Now that you know all about Lithuanian foods, it’s time to tell you about the places to visit and amazing stuff to get up to whilst you’re there! On our first trip to Lithuania, back in March, we did a lot of the cultural stuff in Vilnius city centre, so we were excited to get on the road this time and see more of what the country has to offer. I’d say renting a car is a must, to really see how stunning the countryside is and get access to all the attractions across the country.
Come along for the ride 😉
The first night we landed in Vilnius, we went to Loftas Fest, which is a music festival in the city centre. Sheffield people – think Tramlines, but all squeezed into a little industrial centre.
The music was random, but fun. We had Icelandic rappers, an old German man with a synth, a Lithuanian pop/rock star who the crowd went wild for, amongst others. We just attended the free areas, but I believe there are more stages if you get a wristband.
Loftas Fest is a yearly event, so if you ever happen to be visiting around September, try and check it out. There were dance off stages, shopping stalls, light up swings, food and drink and phycadelic light areas to take that perfect Insta shot in 🤳 the whole thing was just fun for the senses and we had a blast.
After a few days in Vilnius we hit the road to drive across the country, destined for the coastline by the Baltic Sea. On the way we stopped here, the Lithuanian Museum of Ethnocosmology. Apart from making a great backdrop for photos, on a clear day you can see for miles and miles, overlooking this part of Lithuania which is covered in over 300 lakes!
We didn’t stay for long as it was drizzling, but on a clearer day it would be pretty impressive. Entry was only a few euros.
This shot is from one of my favourites from the road trip, the Treetop Walk. 1 Euro entry. It’s 34 metres up in the air and the views are stunning. Just try not to freak out when you look down 👀
Along the walk, there are placards which have lines from the Lithuanian poem ‘The Forest of Anykščiai’, which made famous the forest that the path is situated in. Poetry, literature and music is a really big part of their culture. You get amazing views of the Šventoji River and it made me realise for the first time what Augustinas is on about when he talks about his love and connection with nature and how beautiful his country is.
Next up, something slightly less romantic! The Hill of Crosses, located in the north of the country, near the city of Šiauliai. Although this kind of creeped me out, the story behind it is quite impressive.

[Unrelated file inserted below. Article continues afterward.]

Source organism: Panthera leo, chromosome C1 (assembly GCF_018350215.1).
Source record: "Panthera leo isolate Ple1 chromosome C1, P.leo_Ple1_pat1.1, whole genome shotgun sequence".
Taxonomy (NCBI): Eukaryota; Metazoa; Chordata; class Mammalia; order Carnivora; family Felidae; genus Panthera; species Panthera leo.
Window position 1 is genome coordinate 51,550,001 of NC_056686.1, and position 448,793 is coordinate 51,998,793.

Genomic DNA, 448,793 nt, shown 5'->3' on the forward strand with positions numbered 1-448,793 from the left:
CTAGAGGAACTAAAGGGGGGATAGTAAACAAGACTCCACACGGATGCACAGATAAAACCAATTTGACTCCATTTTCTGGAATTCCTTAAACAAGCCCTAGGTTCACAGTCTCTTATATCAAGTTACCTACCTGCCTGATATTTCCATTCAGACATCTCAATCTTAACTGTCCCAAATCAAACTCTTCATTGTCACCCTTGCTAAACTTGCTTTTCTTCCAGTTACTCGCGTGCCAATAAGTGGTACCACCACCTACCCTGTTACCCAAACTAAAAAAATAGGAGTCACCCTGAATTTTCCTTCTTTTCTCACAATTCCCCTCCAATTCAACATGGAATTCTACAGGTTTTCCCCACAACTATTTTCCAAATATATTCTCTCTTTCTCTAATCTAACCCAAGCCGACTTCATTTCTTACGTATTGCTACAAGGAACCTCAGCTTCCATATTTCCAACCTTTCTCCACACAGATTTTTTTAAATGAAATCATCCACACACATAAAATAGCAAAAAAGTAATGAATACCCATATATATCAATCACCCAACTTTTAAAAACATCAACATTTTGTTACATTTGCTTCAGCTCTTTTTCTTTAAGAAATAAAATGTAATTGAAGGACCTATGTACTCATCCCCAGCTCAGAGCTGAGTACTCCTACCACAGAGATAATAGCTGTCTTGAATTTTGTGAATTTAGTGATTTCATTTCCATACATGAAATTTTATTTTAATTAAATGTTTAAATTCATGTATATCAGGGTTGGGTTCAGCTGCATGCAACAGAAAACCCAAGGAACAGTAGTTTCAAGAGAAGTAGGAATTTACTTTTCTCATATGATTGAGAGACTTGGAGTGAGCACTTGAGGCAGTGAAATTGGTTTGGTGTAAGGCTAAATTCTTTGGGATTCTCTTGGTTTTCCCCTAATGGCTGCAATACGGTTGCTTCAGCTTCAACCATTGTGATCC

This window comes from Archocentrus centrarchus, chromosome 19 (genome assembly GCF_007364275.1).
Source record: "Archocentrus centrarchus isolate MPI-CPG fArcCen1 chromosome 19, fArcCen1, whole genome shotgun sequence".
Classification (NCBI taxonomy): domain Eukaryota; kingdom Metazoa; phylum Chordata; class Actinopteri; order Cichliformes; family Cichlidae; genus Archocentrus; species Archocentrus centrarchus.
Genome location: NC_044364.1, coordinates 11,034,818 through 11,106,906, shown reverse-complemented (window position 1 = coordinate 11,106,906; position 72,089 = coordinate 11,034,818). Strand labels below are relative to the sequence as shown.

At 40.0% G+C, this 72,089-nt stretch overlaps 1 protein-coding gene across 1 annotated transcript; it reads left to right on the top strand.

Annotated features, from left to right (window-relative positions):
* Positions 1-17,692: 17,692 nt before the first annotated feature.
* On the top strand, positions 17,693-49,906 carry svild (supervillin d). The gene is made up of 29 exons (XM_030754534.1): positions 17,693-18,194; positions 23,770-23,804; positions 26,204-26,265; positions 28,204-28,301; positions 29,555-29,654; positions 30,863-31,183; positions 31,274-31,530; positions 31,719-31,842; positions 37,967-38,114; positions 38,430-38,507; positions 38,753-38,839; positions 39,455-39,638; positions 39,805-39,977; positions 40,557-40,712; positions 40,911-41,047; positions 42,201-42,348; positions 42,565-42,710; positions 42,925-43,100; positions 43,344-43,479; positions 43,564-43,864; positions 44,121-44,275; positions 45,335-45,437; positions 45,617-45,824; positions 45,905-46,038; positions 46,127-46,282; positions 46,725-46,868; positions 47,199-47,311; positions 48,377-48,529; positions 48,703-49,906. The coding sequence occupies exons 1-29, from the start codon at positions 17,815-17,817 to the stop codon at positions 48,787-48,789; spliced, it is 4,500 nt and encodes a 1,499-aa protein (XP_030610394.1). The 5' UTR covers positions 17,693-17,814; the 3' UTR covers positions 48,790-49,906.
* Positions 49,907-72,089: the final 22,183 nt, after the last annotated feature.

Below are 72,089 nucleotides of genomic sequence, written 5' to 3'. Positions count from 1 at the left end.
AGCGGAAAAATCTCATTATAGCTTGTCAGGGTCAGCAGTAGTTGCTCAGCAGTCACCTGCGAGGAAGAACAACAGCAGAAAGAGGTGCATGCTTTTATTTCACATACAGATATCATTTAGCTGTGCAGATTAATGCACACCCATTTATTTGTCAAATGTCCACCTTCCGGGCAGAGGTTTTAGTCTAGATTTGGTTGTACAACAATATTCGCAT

The first crosses were placed here to commemorate lives lost in the 1831 uprising. In subsequent years, the Russians would tear or burn the crosses down. But every time, the Lithuanian people would come together and rebuild it bigger than before. It’s now estimated to have over 100,000 crosses which, when you see it in real life, is not surprising.
After a few adventures, we reached the coast! We stayed in Klaipėda, and went across on the ferry to a place called Nida. Klaipėda was nice enough but there wasn’t lots to do on a cool September day. Nida was the one that impressed me.
Just look how cute! This is a traditional Lithuanian wooden house and you can spot these all across the country, in different colours.
Nida was extremely peaceful and calm, but in the height of summer it is the place to be! People swarm to the beaches to soak up the sun and the views. If you’re there, make sure to walk across the dunes, see the lighthouse, grab some pastries and just generally relax.
Along the coast from Klaipėda is Palanga, another coastal town which fills in summer. We dipped our toes in the freezing Baltic Sea, wandered around the huge Botanical Park where the amber museum is located, played crazy golf and had an amazing dinner.
Time to go back to Vilnius!
As I said in the last post about Lithuania, going to see something at the National Opera and Ballet theatre is a must. These chandeliers are breathtaking and the whole theatre is this grand. They have Art Deco style bars serving champagne and tiny hot chocolates you eat with a spoon. Everyone dresses in black tie and the carpets are a lush, deep red. It is glamorous, cultured and just a total treat.
Tickets aren’t expensive and the Ballet we saw there was the best we’ve ever seen!
So that pretty much sums up our September travels! From Barcelona, to Milan, to travelling across Lithuania, we had some delicious food, made crazy fun memories and met brilliant people from all around the world.
Time to plan the next trip 🌍✈️ Where would you recommend?
Thanks for reading!